Wael Kadour graduated at Damascus Higher Institute of Dramatic Arts in 2006 and is now based in Paris. Chronicles of A City is his fifth play and received its premiere at La Filature, Scène Nationale in Mulhouse in January 2019.
For more information contact Francesca Maguire 07747 605971 / email@example.com
NOTES TO EDITORS
Manara is a new theatre company that champions the work of Middle Eastern and North African (MENA) playwrights and presents classic and contemporary plays from the region to Western audiences. It's the brainchild of Award-winning playwrights Hassan Abdulrazzak and Hannah Khalil. Manara means beacon in Arabic. www.manaratheatre.com
Hannah Khalil (Director)
A writer of Palestinian-Irish heritage, Hannah's stage plays include A Museum in Baghdad for the Royal Shakespeare Company, Interference for National Theatre of Scotland, Scenes from 68* Years - shortlisted for the James Tait Black award, (Arcola Theatre), The Scar Test (Soho theatre, London), Bitterenders (ReOrient Festival, San Francisco) and Plan D (Tristan Bates Theatre, Meyer Whitworth Award shortlisted). Hannah's radio plays include Last of the Pearl Fishers and The Deportation Room for BBC Radio 4. Hannah was the Bush Theatre London’s writer on attachment in 2016/7 as part of the first Project 2036 cohort. She was the recipient of the Arab British Centre’s Award for Culture in 2017. Her work is published in the UK, USA and Canada.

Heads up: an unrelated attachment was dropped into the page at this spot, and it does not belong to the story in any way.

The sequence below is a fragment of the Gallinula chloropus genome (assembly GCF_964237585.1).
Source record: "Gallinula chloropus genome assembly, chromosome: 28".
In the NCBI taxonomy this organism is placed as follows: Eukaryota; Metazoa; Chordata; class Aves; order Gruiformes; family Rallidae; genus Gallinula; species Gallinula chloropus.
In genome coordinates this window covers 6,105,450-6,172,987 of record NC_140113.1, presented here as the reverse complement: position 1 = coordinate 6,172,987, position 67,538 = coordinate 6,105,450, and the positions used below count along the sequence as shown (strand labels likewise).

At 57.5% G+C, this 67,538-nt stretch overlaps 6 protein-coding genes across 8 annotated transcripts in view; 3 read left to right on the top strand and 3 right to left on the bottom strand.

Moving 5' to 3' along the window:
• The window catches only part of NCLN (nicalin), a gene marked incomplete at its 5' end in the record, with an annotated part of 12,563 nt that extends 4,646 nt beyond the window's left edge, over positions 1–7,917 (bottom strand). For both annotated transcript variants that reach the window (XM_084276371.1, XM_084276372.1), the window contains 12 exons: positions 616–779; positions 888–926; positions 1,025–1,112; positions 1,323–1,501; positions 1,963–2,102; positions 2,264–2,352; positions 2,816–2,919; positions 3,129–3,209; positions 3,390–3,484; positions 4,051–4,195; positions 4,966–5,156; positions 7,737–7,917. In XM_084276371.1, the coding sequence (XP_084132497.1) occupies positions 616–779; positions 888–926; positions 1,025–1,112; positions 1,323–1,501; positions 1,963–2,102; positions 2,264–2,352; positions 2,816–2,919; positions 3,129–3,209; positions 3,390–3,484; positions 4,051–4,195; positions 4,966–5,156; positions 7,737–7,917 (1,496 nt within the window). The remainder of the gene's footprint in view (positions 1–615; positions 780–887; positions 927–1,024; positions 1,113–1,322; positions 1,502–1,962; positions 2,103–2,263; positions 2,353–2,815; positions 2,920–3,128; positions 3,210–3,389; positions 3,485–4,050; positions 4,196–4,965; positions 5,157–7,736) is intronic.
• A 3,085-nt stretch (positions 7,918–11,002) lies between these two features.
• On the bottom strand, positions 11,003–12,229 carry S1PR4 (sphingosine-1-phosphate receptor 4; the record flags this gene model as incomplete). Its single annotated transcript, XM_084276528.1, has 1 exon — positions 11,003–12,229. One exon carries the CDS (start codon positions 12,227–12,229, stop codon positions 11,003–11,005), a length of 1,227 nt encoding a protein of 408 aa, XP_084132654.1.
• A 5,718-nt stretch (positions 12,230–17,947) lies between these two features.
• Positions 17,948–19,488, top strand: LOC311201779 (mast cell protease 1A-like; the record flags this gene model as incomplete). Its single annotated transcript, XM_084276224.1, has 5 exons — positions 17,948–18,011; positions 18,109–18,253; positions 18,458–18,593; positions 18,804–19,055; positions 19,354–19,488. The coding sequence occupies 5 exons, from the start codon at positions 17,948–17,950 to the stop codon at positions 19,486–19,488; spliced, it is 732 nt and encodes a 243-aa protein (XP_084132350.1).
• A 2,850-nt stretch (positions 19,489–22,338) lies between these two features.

Hassan Abdulrazzak (Director)
Hassan Abdulrazzak’s plays include Baghdad Wedding (Soho Theatre, 2007, Belvoir St Theatre, 2009, Akvarious productions 2010), The Prophet (Gate theatre, 2012), Love, Bombs and Apples (Arcola Theatre, 2016 and UK tour. Golden Thread Productions, San Francisco, 2018, Kennedy Centre, Washington DC 2019) and And Here I Am (Arcola Theatre, 2017 and UK and Middle East tour). He is currently commissioned by the Royal Shakespeare Company and Synergy Theatre. He is the recipient of George Devine, Meyer-Whitworth, Pearson theatre awards as well as the Arab British Centre Award for Culture. Love, Bombs and Apples won the Bay Area theatre award for outstanding production.